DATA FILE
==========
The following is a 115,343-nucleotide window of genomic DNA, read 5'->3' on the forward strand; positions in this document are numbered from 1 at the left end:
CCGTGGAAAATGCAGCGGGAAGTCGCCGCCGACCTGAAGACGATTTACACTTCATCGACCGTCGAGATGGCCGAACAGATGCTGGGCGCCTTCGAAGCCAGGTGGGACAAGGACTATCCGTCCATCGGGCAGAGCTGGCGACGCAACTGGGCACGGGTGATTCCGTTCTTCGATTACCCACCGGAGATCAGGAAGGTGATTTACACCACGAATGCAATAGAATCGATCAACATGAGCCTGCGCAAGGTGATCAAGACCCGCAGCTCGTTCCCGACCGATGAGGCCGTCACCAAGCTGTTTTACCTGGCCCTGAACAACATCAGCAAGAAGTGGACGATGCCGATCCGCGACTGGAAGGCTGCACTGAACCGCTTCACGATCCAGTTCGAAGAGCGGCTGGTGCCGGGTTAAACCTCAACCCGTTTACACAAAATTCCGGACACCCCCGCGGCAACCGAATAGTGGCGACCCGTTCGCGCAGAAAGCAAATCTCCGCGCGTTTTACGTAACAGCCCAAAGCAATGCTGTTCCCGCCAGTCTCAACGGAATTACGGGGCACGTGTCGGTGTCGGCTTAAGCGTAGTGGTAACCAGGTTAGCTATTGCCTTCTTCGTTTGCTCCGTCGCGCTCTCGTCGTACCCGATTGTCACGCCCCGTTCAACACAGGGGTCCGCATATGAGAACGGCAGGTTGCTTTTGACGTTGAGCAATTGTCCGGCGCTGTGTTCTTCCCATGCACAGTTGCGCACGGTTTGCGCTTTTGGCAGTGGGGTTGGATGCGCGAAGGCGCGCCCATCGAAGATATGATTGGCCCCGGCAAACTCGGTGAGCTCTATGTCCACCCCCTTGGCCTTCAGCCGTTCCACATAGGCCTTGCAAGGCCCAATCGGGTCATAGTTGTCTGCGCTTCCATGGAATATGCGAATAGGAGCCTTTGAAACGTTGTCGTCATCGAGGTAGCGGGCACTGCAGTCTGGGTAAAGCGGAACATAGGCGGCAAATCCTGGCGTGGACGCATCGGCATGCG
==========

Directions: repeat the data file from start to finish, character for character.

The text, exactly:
The following is a 115,343-nucleotide window of genomic DNA, read 5'->3' on the forward strand; positions in this document are numbered from 1 at the left end:
CCGTGGAAAATGCAGCGGGAAGTCGCCGCCGACCTGAAGACGATTTACACTTCATCGACCGTCGAGATGGCCGAACAGATGCTGGGCGCCTTCGAAGCCAGGTGGGACAAGGACTATCCGTCCATCGGGCAGAGCTGGCGACGCAACTGGGCACGGGTGATTCCGTTCTTCGATTACCCACCGGAGATCAGGAAGGTGATTTACACCACGAATGCAATAGAATCGATCAACATGAGCCTGCGCAAGGTGATCAAGACCCGCAGCTCGTTCCCGACCGATGAGGCCGTCACCAAGCTGTTTTACCTGGCCCTGAACAACATCAGCAAGAAGTGGACGATGCCGATCCGCGACTGGAAGGCTGCACTGAACCGCTTCACGATCCAGTTCGAAGAGCGGCTGGTGCCGGGTTAAACCTCAACCCGTTTACACAAAATTCCGGACACCCCCGCGGCAACCGAATAGTGGCGACCCGTTCGCGCAGAAAGCAAATCTCCGCGCGTTTTACGTAACAGCCCAAAGCAATGCTGTTCCCGCCAGTCTCAACGGAATTACGGGGCACGTGTCGGTGTCGGCTTAAGCGTAGTGGTAACCAGGTTAGCTATTGCCTTCTTCGTTTGCTCCGTCGCGCTCTCGTCGTACCCGATTGTCACGCCCCGTTCAACACAGGGGTCCGCATATGAGAACGGCAGGTTGCTTTTGACGTTGAGCAATTGTCCGGCGCTGTGTTCTTCCCATGCACAGTTGCGCACGGTTTGCGCTTTTGGCAGTGGGGTTGGATGCGCGAAGGCGCGCCCATCGAAGATATGATTGGCCCCGGCAAACTCGGTGAGCTCTATGTCCACCCCCTTGGCCTTCAGCCGTTCCACATAGGCCTTGCAAGGCCCAATCGGGTCATAGTTGTCTGCGCTTCCATGGAATATGCGAATAGGAGCCTTTGAAACGTTGTCGTCATCGAGGTAGCGGGCACTGCAGTCTGGGTAAAGCGGAACATAGGCGGCAAATCCTGGCGTGGACGCATCGGCATGCG